Last anecdotal observation: Christians are starting to care about the religious rights of Muslims. I was listening to a conversation between Al Mohler and Rod Dreher the other day (a Southern Baptist and Eastern Orthodox being chummy, a miracle in of itself) where they were arguing how important it was for Christians to fight for the religious freedoms of Muslims. As someone who came of age in Bush’s War on Terror era, where every Christian in my circles wanted the Muslims deported, I could hardly believe my ears.

There is growing recognition among serious religious people that we need to put aside our differences to fight for our survival. For the first time in memory, religious people of all stripes are being pushed to the margins. And it’s forcing us to band together. There’s a growing understanding that if we want to preserve our unique religious beliefs, we must protect all unique religious beliefs.

Forced together, to fight for their survival. Yeah, it sounds like the premise for a cheesy 90s action movie. But that’s what happened to lesbians and gays in the 70s and it’s what’s happening with religious people in America today.

Love wins

I am cautiously optimistic about the future of religion in the west. Religion in my youth was marked by kitsch, hype, and buckets of hypocrisy. But now Jesus doesn’t sell like he used to so the grifters have moved on to Gay Pride and Social Justice. Frankly, it’s cleaning house. There will be no Gen-Z version of Pat Robertson because there’s no money in that game anymore. The people who are with us are here because they really believe. That changes the air in the room quite a bit.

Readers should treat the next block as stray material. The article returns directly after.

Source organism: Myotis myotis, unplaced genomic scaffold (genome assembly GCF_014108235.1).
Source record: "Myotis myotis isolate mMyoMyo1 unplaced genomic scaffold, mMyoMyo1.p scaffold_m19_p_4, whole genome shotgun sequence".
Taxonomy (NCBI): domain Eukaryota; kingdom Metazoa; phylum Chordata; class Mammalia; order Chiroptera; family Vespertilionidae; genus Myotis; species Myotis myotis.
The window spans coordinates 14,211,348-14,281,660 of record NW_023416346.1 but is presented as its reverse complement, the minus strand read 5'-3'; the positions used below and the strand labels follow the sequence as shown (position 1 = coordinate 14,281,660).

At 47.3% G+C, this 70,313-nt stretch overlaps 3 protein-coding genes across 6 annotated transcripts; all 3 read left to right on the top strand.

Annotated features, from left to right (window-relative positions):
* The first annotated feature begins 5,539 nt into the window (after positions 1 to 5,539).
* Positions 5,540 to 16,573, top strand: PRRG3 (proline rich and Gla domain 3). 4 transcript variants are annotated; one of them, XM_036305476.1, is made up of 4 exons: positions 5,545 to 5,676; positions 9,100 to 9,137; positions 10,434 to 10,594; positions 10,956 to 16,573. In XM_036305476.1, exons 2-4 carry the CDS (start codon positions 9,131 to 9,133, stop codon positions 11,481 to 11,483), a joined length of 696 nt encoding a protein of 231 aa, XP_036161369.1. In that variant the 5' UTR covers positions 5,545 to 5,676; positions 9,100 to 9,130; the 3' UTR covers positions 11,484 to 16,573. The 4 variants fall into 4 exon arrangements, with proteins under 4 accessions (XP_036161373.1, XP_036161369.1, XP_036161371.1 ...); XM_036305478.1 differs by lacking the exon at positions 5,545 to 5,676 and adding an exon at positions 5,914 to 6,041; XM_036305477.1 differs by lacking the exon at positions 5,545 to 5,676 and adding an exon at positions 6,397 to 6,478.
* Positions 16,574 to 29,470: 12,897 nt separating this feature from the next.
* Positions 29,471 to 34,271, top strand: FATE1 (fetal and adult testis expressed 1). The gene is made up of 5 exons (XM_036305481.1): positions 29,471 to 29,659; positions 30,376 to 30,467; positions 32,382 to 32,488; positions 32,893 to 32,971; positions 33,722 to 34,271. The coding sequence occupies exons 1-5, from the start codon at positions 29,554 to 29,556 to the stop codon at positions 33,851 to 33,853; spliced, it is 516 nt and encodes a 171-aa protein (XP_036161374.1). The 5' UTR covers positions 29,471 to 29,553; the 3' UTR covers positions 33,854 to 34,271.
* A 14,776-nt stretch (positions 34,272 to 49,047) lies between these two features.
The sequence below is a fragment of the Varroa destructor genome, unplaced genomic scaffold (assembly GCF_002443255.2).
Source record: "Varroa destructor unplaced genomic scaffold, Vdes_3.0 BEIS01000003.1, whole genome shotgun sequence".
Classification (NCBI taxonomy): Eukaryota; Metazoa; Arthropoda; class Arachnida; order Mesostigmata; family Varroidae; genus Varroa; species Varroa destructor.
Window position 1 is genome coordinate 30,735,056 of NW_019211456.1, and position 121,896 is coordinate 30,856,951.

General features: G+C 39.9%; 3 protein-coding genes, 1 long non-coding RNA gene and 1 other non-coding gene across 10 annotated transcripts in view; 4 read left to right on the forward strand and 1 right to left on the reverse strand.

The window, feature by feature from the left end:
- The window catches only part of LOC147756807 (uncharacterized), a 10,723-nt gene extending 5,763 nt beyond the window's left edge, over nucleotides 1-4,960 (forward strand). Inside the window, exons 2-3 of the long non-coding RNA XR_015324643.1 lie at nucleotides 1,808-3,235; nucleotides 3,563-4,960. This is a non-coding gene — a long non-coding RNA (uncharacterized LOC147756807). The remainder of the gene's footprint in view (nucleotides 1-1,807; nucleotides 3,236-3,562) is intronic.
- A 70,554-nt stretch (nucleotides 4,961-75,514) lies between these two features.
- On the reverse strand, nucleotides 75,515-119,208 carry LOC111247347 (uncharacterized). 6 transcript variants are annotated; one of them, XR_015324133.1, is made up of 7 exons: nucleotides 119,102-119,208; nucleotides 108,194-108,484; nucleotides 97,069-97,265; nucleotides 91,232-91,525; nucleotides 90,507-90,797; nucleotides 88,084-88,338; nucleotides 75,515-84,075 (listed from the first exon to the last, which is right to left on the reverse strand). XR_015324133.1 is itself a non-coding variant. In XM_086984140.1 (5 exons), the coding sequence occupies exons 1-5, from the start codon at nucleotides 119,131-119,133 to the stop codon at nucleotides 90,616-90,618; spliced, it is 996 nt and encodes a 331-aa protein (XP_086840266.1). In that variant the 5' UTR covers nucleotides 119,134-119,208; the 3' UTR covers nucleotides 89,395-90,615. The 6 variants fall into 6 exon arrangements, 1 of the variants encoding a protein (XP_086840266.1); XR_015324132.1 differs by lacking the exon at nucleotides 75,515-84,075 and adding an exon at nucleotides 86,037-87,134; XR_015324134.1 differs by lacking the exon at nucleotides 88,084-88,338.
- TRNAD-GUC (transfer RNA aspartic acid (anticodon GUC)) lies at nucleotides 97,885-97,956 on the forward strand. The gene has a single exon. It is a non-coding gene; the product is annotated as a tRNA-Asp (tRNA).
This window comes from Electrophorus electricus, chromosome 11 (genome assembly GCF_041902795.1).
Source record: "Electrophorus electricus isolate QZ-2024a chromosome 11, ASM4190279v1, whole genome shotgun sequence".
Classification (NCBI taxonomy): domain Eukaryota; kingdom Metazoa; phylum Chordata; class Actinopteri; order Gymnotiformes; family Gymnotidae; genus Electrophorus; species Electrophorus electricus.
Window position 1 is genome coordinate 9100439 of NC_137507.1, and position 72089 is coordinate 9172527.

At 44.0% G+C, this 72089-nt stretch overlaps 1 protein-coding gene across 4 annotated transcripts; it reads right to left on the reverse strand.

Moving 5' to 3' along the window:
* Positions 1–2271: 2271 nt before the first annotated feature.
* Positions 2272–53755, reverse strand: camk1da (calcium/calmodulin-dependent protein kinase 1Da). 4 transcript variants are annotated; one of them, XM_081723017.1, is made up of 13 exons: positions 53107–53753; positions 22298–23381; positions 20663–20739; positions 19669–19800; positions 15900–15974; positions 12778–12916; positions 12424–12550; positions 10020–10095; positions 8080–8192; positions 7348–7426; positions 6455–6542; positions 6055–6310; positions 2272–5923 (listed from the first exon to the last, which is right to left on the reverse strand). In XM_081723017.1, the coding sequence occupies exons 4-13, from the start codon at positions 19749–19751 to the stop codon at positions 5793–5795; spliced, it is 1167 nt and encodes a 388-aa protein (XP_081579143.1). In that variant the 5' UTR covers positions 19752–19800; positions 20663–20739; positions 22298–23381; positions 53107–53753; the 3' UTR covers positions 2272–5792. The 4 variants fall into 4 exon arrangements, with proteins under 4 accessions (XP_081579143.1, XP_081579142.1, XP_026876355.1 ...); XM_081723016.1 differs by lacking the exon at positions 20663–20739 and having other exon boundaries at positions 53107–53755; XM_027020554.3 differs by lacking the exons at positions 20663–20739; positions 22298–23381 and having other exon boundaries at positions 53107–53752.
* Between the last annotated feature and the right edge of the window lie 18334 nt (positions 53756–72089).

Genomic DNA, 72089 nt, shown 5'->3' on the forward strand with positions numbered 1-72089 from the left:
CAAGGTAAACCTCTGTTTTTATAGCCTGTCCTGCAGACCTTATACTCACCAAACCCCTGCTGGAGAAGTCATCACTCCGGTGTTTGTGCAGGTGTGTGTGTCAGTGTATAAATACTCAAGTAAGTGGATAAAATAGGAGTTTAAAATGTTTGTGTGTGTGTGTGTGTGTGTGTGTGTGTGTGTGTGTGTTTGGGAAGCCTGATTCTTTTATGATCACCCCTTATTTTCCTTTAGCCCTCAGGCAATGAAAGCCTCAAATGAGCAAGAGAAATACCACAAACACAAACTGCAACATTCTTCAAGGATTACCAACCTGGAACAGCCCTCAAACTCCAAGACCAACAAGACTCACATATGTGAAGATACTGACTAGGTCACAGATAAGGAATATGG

Today good art, criticism, and philosophy is appearing in religious circles coming from sincere adherents. You won’t hear about it. But it’s happening. While the rest of the culture is descending into a form of hysterical secular puritanism, chanting political mantras, I am seeing green shoots of authentic culture appear among the religious, precisely because they are moving into cultural exile. Religion is more authentic and vital today than it ever has been in my memory. And it’s just getting started.

Finally, religion is relevant to humans in a way that no other alt-culture is. The ultimate flaw at the heart of the LGBT movement is that our sexuality is important but it’s not as central as the activists would have you think it is. Gay pride is a poor substitute for religious ecstasy. Love between mates is a faint shadow of the love between creature and creator. When we banished religion we thought we were exercising a demon but we were actually killing our soul. We are increasingly forlorn creatures, driven insane by unreality and a hunger for authenticity.

Love will win. But real love—not on our terms or our rules. When religious love will return to our culture is anyone’s guess, but, when it does, it will be welcomed like a hero. Church bells will ring and we’ll sing hymns like anthems.

When Israel was a child, I loved him,

and out of Egypt I called my son.

The more they were called,

the more they went away;

they kept sacrificing to the Baals

and burning offerings to idols.

Yet it was I who taught Ephraim to walk;

I took them up by their arms,

but they did not know that I healed them.

I led them with cords of kindness,

with the bands of love,

and I became to them as one who eases the yoke on their jaws,

and I bent down to them and fed them.

How can I give you up, O Ephraim?

How can I hand you over, O Israel?

My heart recoils within me;

my compassion grows warm and tender.

Hosea 11